Germany will introduce temporary border checks on the Austrian frontier in a bid to limit the influx of refugees, the interior minister said Sunday.
The measure might lead to disruption of railway services, Interior Minister Thomas de Maiziere said without giving further details.
Germany and Austria agreed over a week ago to let in refugees who had gathered in Hungary, saying it was a one-time measure to ease an emergency. Still, the influx has continued and German officials said over the weekend that the speed of the arrivals was straining the country’s ability to provide accommodation.
Hungarian police say more than 186,000 people have passed through Hungary from Serbia this year en route to Austria and the refugees’ major destination, Germany, which says it has taken in more than 50,000 newcomers in the past week alone.
About 450,000 refugees have arrived in Germany this year. The country is expecting at least 800,000 in 2015 — by far the most in the 28-nation EU.
Freelance journalist Lucian Kim, reporting from Berlin, told CBC News there are reports that Germany officials also plan to suspend train travel between Austria and Germany for 24 hours.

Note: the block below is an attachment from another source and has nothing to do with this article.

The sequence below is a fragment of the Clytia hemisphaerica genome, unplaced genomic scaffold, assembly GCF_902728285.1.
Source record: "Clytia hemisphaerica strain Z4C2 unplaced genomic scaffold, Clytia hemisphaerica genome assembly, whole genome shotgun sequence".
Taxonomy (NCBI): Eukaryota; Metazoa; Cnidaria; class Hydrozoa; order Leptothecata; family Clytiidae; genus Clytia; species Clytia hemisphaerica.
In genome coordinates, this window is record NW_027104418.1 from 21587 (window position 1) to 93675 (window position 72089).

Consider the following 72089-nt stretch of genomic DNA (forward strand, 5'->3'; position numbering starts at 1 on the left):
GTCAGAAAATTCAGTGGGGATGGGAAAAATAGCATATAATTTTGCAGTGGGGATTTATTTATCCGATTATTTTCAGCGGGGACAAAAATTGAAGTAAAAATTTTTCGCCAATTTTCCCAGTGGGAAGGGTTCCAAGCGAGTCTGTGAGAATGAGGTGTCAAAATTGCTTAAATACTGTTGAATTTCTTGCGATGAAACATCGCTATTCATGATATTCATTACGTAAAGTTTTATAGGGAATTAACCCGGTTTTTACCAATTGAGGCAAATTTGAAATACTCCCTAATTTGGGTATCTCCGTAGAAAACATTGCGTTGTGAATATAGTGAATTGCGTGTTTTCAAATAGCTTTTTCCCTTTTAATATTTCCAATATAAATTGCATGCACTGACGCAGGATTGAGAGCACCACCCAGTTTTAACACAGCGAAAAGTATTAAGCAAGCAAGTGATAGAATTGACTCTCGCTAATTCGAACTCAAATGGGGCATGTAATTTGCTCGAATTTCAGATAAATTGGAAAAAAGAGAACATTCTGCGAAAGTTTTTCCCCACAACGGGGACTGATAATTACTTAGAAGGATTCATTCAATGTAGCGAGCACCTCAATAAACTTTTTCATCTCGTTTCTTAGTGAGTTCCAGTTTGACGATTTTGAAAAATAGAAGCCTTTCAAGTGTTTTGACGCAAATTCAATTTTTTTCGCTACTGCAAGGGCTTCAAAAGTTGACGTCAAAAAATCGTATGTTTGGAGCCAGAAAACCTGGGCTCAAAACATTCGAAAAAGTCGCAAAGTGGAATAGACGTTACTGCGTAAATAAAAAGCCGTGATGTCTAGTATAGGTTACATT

“It’s a significant move because the European Union prided itself on borderless travel,” Kim said, regarding the border checks.
The news comes amid growing evidence that Munich, as the main entry point for the new arrivals, is struggling to cope with the latest wave of refugees, who appear to be largely from Syria.
“About 13,000 arrived just yesterday,” said Kim. “Since the start of the month, it has been 63,000.”
Earlier Sunday, de Maiziere said refugees coming from Syria and other conflict zones would not get to choose what country they go to under a proposed European Union quota system to share the burden of new arrivals.
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